Hadley’s word choices sometimes remain just out of reach in my internal dictionary, so I’m glad I read her latest book on my Kindle. Touching the screen enabled me to instantly define: “hieratic,” (of or concerning priests), “propitiate,” (to win or regain the favor of a god, spirit or person by doing something that pleases them), “louche,” (disreputable or sordid in a rakish or appealing way), and “anodyne,” (not likely to provoke dissent or offense). In a paper book I might have guessed at meanings and kept going – and missed out.

Hadley describes a character reading a book: “She kicked off her shoes and after a while she would slip for warmth into that consoling space between the eiderdown and the top blanket.” “Consoling space” seems just right, not in bed or on the bed, but in a space slightly illicit – and so pleasurable.

And this, when a character tries to get a nasty image out of her mind: “The real evening was brimming and steady around her like a counter-argument to horror, its midges swarming and multiplying in the last nooks of yellow sunshine.”

Just as “nooks of yellow sunshine” comfort, ordinary beauty often provides solace. Here in the old garden: “At least it was an afternoon of balmy warmth, its sunlight diffused because the air was dense with seed floss, transparent-winged midges, pollen; light flickered on the grass, and under the silver birch leaf-shadows shifted, blotting their penny-shapes upon one another.

And the old house itself is a strong presence: “…something plaintive in the thin light of the hall with its grey and white tiled floor and thin old rugs faded to red-mud colour. There was always a moment of adjustment as the shabby, needy actuality of the place settled over their too-hopeful idea of it.”

Hadley gets the three sisters and their brother as they reunite, “All the siblings felt sometimes, as the days of their holiday passed, the sheer irritation and perplexity of family coexistence: how it fretted away at the love and attachment which were nonetheless intense and enduring when they were apart. They knew one another so well, all too well, and yet they were all continually surprised by the forgotten difficult twists and turns of one another’s personalities, so familiar as soon as they appeared.”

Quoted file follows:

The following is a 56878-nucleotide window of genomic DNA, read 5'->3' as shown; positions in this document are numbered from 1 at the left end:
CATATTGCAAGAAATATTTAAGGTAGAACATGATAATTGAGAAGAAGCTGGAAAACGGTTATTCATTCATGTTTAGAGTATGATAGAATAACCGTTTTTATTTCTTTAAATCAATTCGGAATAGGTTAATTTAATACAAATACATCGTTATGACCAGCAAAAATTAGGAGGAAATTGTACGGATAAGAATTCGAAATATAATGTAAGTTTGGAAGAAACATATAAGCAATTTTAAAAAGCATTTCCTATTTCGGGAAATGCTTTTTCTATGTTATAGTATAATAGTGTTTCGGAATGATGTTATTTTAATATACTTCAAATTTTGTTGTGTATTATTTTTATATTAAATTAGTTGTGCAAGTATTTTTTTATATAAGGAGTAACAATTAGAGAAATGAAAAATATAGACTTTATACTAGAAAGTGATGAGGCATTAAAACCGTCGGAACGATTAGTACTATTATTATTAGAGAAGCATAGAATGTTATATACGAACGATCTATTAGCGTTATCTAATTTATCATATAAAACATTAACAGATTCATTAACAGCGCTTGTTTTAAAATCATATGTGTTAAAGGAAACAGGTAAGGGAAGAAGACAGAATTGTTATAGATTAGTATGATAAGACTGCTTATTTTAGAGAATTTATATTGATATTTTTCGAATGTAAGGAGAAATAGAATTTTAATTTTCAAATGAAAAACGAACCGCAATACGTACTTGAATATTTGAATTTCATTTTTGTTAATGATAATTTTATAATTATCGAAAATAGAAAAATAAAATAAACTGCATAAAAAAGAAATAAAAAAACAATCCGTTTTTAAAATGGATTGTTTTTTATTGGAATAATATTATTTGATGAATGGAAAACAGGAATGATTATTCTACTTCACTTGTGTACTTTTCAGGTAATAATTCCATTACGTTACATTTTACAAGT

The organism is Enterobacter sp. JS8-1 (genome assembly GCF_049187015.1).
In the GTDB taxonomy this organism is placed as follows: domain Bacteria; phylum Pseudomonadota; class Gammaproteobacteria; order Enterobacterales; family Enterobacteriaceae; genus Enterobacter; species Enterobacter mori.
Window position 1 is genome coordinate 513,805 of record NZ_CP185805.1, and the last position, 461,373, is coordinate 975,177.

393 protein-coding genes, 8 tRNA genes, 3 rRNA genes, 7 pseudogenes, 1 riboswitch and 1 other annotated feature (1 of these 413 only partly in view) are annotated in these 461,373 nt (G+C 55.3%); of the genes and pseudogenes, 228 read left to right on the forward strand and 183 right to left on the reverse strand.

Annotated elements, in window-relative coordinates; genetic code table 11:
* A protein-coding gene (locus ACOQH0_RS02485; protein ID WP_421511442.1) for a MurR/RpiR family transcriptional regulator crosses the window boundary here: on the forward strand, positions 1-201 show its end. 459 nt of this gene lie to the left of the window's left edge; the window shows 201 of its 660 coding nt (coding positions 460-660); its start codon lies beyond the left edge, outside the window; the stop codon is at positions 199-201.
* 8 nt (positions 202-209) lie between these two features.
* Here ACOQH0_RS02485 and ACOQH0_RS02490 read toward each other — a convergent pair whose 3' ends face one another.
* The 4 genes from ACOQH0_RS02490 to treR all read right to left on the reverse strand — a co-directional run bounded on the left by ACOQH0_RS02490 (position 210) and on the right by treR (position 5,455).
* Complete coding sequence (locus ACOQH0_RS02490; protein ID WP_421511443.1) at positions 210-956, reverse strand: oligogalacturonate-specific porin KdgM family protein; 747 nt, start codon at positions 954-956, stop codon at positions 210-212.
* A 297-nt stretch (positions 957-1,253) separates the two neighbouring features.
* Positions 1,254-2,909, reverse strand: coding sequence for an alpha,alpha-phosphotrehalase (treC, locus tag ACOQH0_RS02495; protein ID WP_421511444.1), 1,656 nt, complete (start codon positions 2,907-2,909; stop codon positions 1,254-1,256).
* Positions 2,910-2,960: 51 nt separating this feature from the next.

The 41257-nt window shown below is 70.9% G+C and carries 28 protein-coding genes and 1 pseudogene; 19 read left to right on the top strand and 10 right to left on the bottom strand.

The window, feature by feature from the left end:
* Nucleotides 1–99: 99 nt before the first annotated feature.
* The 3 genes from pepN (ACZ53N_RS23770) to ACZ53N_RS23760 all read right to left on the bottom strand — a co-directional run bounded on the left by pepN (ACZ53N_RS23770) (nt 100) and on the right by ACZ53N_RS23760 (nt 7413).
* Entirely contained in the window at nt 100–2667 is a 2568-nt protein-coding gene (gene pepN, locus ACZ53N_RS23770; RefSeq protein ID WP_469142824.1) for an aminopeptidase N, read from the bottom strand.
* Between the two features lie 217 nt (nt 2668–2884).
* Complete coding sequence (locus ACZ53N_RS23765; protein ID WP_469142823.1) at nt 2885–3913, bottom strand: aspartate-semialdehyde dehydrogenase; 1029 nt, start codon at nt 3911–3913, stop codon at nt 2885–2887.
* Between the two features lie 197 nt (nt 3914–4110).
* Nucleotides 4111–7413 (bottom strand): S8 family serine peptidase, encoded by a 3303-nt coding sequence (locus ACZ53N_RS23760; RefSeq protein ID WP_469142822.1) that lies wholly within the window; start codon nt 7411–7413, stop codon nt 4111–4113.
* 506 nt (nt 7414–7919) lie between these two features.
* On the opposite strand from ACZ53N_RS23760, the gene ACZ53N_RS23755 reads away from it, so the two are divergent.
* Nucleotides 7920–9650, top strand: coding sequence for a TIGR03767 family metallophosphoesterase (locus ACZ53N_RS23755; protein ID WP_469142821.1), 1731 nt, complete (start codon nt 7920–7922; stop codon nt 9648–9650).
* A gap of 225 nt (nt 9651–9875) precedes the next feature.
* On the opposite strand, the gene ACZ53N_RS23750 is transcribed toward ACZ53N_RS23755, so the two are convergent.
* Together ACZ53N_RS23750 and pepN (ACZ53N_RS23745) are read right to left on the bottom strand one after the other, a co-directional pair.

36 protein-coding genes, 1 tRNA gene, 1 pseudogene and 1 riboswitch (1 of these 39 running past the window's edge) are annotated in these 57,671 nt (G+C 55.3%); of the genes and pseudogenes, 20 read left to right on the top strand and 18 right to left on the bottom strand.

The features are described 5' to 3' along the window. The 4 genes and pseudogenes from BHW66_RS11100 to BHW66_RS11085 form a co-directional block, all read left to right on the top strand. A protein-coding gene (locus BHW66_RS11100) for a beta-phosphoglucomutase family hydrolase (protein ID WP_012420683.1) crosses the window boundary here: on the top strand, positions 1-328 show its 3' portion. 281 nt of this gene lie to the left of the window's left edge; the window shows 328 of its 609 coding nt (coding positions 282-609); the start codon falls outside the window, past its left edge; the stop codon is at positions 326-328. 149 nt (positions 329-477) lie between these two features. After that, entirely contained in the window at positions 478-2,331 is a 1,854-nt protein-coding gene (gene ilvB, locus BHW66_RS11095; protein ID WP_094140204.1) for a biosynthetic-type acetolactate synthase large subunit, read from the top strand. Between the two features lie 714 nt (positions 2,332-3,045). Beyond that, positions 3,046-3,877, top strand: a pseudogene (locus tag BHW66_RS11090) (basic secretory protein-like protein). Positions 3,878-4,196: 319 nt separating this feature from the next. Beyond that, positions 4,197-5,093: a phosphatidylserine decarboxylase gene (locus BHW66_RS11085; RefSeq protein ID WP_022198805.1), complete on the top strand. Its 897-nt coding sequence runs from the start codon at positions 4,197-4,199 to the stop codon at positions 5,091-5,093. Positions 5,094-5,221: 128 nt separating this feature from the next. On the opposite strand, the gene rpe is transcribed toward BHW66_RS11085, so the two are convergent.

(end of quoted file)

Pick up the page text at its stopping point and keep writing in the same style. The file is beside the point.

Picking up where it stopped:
Hadley’s words fill this post about her book – and that’s as it should be – they’re terrific.

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Gertrude Bell

Lately I’ve been longing for another Ferrante or Knausgaard experience, that long abandonment of present to the narrative world. A hefty and engrossing biography, Georgina Howell’s “Gertrude Bell: Queen of the Desert, Shaper of Nations,” satisfied.

Born in 1868 into a wealthy family from the north of England and one of the first women educated at Oxford, Bell – mountain climber, explorer, historian, archaeologist, writer, linguist – became one of those redoubtable English women of the 19th Century who broke with convention. The Victorian era began to crumble in her lifetime, spurred in part by women who, in spite of still wearing long, tiny-waisted dresses and big hats, began to agitate for education and freedom from male supervision.

Bell’s greatest renown comes from her journeys in Arabia, adventurous by any measure as she crossed empty deserts, explored ancient historical sites, and got to know chieftains of nomadic tribes. Her travels ring with names now sadly familiar in a modern context.

Because of her deep knowledge of the Middle East, Bell took part in the historic negotiations after World War I and the end of the Ottoman Empire, which imposed borders on ancient peoples and lands (a contribution not without controversy). Part of the fascination of the book is to read now about a time before these nation states.

To people back in England Bell probably seemed just a spinster, but Howell uses Bell’s rich letters to weave into her story the two, ultimately sad, but passionate romances of Bell’s life.